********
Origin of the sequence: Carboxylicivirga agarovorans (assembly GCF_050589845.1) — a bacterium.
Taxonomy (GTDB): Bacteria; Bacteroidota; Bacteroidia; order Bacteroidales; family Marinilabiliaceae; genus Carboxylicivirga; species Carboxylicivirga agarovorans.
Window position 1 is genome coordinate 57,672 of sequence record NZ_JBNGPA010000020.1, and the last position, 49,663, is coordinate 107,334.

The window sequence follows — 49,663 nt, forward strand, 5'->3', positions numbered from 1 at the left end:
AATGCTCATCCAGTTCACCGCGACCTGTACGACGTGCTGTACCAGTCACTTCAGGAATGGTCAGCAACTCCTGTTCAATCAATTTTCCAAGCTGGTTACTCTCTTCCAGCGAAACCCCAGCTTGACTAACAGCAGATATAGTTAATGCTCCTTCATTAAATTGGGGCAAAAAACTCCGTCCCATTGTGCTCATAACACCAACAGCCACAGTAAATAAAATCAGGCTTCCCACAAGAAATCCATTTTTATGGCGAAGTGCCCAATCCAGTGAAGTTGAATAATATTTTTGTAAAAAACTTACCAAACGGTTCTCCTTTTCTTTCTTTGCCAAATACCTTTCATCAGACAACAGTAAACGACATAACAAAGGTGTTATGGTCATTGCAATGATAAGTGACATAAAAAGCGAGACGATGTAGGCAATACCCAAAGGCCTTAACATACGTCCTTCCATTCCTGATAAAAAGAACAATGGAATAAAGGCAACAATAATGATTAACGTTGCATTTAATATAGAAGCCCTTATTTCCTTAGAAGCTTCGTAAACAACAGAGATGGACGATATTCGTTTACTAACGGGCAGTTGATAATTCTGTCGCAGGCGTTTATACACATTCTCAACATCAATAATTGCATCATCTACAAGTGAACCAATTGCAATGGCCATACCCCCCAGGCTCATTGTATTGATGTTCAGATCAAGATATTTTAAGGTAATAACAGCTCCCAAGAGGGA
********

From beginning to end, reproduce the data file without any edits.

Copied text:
Origin of the sequence: Carboxylicivirga agarovorans (assembly GCF_050589845.1) — a bacterium.
Taxonomy (GTDB): Bacteria; Bacteroidota; Bacteroidia; order Bacteroidales; family Marinilabiliaceae; genus Carboxylicivirga; species Carboxylicivirga agarovorans.
Window position 1 is genome coordinate 57,672 of sequence record NZ_JBNGPA010000020.1, and the last position, 49,663, is coordinate 107,334.

The window sequence follows — 49,663 nt, forward strand, 5'->3', positions numbered from 1 at the left end:
AATGCTCATCCAGTTCACCGCGACCTGTACGACGTGCTGTACCAGTCACTTCAGGAATGGTCAGCAACTCCTGTTCAATCAATTTTCCAAGCTGGTTACTCTCTTCCAGCGAAACCCCAGCTTGACTAACAGCAGATATAGTTAATGCTCCTTCATTAAATTGGGGCAAAAAACTCCGTCCCATTGTGCTCATAACACCAACAGCCACAGTAAATAAAATCAGGCTTCCCACAAGAAATCCATTTTTATGGCGAAGTGCCCAATCCAGTGAAGTTGAATAATATTTTTGTAAAAAACTTACCAAACGGTTCTCCTTTTCTTTCTTTGCCAAATACCTTTCATCAGACAACAGTAAACGACATAACAAAGGTGTTATGGTCATTGCAATGATAAGTGACATAAAAAGCGAGACGATGTAGGCAATACCCAAAGGCCTTAACATACGTCCTTCCATTCCTGATAAAAAGAACAATGGAATAAAGGCAACAATAATGATTAACGTTGCATTTAATATAGAAGCCCTTATTTCCTTAGAAGCTTCGTAAACAACAGAGATGGACGATATTCGTTTACTAACGGGCAGTTGATAATTCTGTCGCAGGCGTTTATACACATTCTCAACATCAATAATTGCATCATCTACAAGTGAACCAATTGCAATGGCCATACCCCCCAGGCTCATTGTATTGATGTTCAGATCAAGATATTTTAAGGTAATAACAGCTCCCAAGAGGGA